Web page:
“I think the headaches and the loss of hearing – those things are kind of the price-tag on this particular gift,” he told Lauer. “And I’m OK with that. So I look at it as a blessing.”

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From Medical News

When Maria Ross' husband found his healthy and active wife unconscious on the bathroom floor, the pair had no idea they would embark on a journey into the world ofbrain injury, learning more about how trauma affects the brain - and your identity - than they ever cared to know.

Ross, an entrepreneurial branding consultant, speaker and writer, nearly died in 2008 at age 35 when an undetected brain aneurysm ruptured, causing a severe brain hemorrhage. Luckily, her husband happened to be home and called 911. She was rushed to the emergency room where doctors performed emergency surgery to stop the bleeding. The Subarachnoid Hemorrhage she suffered is fatal in about half of all cases and 10-15 percent of victims die before reaching the hospital.

We rarely get to hear firsthand what it's like to experience a near-fatal brain injury because, sadly, many survivors don't recover enough memory and cognitive function to tell us. Not so with Ross. In her new book, "Rebooting My Brain: How a Freak Aneurysm Reframed My Life" (May 1, 2012), Ross offers readers hope, advice and inspiration about the surprising effects of brain injury and shares how she got back on her feet after this unforeseen crisis

Brain injuries account for 22 percent of injuries to troops returning from Afghanistan andIraq, according to the Department of Veterans Affairs. And every 45 seconds in the United States, someone suffers a stroke, the American Heart Association reports.

Ross impressed doctors with her amazing recovery. She did not come out unscathed, however: after surgery, Ross was delusional for several days and blind for six weeks– all part of her healing process.

While Ross looks fine physically, unseen cognitive and psychological impairments are present even today. After setbacks and a stubborn road back to health, Ross learned a lot about the brain and uses this knowledge today to reframe her life, work and identity. Now Ross is a patient advocate, using her amazing recovery story as a voice for brain injury awareness.

"The brain is a place of mystery, but scientists are learning more about it all the time," says Ross. "Many effects of brain injury are the same no matter whether you have a ruptured aneurysm, traumatic brain injury, a stroke, or a tumor. Through amazing resources, combined with stubbornness, curiosity and fighting spirit, my family and I learned about what was happening and how to adapt to it."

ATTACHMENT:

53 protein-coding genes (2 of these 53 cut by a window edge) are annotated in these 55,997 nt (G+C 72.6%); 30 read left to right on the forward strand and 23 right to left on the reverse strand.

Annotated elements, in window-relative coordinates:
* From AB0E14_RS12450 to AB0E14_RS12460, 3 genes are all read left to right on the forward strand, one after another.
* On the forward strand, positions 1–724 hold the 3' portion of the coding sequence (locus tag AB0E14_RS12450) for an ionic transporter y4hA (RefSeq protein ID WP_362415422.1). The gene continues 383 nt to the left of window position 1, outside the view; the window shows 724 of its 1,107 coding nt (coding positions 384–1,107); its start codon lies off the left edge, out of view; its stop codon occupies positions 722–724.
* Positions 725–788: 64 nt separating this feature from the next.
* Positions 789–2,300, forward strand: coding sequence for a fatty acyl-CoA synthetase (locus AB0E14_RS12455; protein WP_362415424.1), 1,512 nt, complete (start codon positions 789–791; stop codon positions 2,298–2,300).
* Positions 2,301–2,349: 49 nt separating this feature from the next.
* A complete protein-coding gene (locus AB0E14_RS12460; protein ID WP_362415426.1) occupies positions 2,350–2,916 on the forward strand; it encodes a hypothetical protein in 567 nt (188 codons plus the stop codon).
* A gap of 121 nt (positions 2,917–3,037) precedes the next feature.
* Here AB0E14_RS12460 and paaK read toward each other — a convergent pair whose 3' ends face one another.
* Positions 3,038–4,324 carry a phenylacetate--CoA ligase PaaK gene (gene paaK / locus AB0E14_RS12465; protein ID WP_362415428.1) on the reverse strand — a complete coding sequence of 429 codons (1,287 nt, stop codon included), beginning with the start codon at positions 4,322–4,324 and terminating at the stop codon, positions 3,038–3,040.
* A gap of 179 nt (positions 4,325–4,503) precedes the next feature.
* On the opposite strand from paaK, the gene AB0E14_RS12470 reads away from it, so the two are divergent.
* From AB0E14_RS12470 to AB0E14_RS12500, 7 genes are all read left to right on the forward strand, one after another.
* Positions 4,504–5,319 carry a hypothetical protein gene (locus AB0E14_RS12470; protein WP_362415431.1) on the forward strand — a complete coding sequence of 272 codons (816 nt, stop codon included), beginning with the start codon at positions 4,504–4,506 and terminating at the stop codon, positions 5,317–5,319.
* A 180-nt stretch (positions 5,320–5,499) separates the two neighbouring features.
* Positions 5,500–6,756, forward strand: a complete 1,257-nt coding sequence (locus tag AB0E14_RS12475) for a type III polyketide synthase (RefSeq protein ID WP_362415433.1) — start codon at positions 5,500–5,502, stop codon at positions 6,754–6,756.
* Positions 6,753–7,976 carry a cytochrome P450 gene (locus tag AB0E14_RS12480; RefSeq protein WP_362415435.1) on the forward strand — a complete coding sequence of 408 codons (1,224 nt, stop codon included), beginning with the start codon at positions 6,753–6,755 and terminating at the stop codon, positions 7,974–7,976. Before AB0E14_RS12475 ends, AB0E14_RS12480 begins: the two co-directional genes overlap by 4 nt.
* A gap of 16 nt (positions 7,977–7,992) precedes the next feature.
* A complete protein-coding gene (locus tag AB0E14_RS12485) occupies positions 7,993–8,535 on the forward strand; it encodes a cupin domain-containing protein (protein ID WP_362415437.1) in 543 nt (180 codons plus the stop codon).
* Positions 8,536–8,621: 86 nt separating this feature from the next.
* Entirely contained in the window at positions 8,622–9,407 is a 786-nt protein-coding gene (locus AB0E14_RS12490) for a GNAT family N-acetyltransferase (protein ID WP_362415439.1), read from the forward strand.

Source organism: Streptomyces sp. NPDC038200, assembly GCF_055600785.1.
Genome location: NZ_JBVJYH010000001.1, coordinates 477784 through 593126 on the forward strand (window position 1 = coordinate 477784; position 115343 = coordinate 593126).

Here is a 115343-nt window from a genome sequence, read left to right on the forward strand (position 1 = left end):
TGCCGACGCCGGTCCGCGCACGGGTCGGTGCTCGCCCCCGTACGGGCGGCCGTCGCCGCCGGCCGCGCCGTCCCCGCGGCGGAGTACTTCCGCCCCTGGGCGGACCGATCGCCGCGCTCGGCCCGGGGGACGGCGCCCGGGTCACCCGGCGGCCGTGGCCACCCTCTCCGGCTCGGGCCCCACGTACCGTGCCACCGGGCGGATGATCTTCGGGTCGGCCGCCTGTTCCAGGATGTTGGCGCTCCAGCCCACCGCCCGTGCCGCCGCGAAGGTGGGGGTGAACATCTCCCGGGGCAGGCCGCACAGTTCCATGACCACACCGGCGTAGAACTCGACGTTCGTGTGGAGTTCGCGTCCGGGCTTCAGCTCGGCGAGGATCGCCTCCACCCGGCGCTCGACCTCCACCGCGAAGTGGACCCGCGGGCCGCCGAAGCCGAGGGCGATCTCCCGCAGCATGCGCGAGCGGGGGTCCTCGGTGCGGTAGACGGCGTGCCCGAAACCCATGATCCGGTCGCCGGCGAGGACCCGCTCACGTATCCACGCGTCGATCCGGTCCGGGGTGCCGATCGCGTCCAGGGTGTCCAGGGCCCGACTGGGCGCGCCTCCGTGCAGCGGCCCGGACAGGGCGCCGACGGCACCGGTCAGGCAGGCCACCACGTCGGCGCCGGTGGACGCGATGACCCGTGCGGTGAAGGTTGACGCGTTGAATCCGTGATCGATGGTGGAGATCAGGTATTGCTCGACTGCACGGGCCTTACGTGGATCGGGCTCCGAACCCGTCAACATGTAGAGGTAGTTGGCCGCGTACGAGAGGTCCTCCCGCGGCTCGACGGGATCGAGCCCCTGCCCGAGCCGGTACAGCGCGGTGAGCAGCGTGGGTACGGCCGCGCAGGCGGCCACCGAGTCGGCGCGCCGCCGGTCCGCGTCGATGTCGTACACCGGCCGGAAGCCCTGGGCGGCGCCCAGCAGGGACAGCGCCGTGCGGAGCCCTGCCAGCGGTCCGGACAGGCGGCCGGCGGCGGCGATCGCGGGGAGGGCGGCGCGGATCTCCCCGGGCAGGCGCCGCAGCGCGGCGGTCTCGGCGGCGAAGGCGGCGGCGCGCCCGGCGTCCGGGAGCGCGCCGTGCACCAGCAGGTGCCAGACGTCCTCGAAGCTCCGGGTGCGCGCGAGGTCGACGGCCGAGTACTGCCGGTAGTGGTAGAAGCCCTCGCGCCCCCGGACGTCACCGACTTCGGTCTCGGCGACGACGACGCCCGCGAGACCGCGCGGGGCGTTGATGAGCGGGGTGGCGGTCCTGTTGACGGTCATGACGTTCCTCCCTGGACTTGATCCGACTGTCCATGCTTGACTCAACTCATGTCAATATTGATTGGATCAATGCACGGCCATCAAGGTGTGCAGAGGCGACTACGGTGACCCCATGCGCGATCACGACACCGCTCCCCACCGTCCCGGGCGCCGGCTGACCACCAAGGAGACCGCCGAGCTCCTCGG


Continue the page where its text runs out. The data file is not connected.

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Why do some people seem to suffer no consequences from a concussion while others have symptoms as severe as personality change? A new type of brain scan helps explain why, and could help doctors and patients determine the likely outcomes of a concussion.

The new technique analyzes data from brain imaging studies, according to the study published in the journal Brain Imaging and Behavior today. Concussion victims have unique spatial patterns of brain abnormalities that change over time, researchers found, which could help predict which head injuries are likely to have long-lasting neurological consequences.
Photo: Sciepro/Science Photo Library/Corbis
Earlier studies identified differences in patients with concussions and those without, but the new technique takes the additional step of parsing out the differences in patients who have concussions. 
"In fact, most researchers have assumed that all people with concussions have abnormalities in the same brain regions," said Dr. Michael Lipton, the study's lead author. “But that doesn’t make sense, since it is more likely that different areas would be affected in each person because of differences in anatomy, vulnerability to injury and mechanism of injury.”
The technology driving the analysis is called diffusion tensor imaging, a new form of MRI that the researchers also used recently to show the cumulative effects of frequent headers in soccer players. The researchers used it on 34 patients within two weeks of injury and again three and six months later. DTI detects subtle damage to the brain by measuring the direction of diffusion of water in white matter.

To analyze the data, the researchers developed a new software tool (called Enhanced Z-score Microstructural Assessment Pathology). They used it to observe whether brain tissue had maintained its integrity at a microstructural level. They found abnormal brain regions in concussion patients. Each concussion patient also had a unique spatial pattern that evolved over the study period.